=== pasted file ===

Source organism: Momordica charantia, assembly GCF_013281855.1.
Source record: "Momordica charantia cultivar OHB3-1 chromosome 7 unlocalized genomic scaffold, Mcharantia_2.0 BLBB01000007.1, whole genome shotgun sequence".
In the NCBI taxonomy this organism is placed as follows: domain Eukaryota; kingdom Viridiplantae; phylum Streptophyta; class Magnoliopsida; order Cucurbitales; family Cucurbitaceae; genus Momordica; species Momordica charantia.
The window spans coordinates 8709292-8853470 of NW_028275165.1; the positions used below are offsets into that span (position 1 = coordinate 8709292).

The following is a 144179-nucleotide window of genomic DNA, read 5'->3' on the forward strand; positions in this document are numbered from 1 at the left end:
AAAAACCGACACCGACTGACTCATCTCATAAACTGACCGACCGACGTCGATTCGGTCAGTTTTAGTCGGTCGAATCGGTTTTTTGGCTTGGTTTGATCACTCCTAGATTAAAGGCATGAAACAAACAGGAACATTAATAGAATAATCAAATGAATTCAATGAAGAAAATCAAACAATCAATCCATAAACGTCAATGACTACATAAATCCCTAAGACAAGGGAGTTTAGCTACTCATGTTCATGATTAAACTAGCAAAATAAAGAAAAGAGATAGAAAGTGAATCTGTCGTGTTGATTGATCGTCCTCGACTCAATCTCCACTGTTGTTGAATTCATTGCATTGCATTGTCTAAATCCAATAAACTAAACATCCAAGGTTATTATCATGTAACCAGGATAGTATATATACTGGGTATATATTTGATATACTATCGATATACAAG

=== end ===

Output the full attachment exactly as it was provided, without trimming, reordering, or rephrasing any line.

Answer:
Source organism: Momordica charantia, assembly GCF_013281855.1.
Source record: "Momordica charantia cultivar OHB3-1 chromosome 7 unlocalized genomic scaffold, Mcharantia_2.0 BLBB01000007.1, whole genome shotgun sequence".
In the NCBI taxonomy this organism is placed as follows: domain Eukaryota; kingdom Viridiplantae; phylum Streptophyta; class Magnoliopsida; order Cucurbitales; family Cucurbitaceae; genus Momordica; species Momordica charantia.
The window spans coordinates 8709292-8853470 of NW_028275165.1; the positions used below are offsets into that span (position 1 = coordinate 8709292).

The following is a 144179-nucleotide window of genomic DNA, read 5'->3' on the forward strand; positions in this document are numbered from 1 at the left end:
AAAAACCGACACCGACTGACTCATCTCATAAACTGACCGACCGACGTCGATTCGGTCAGTTTTAGTCGGTCGAATCGGTTTTTTGGCTTGGTTTGATCACTCCTAGATTAAAGGCATGAAACAAACAGGAACATTAATAGAATAATCAAATGAATTCAATGAAGAAAATCAAACAATCAATCCATAAACGTCAATGACTACATAAATCCCTAAGACAAGGGAGTTTAGCTACTCATGTTCATGATTAAACTAGCAAAATAAAGAAAAGAGATAGAAAGTGAATCTGTCGTGTTGATTGATCGTCCTCGACTCAATCTCCACTGTTGTTGAATTCATTGCATTGCATTGTCTAAATCCAATAAACTAAACATCCAAGGTTATTATCATGTAACCAGGATAGTATATATACTGGGTATATATTTGATATACTATCGATATACAAG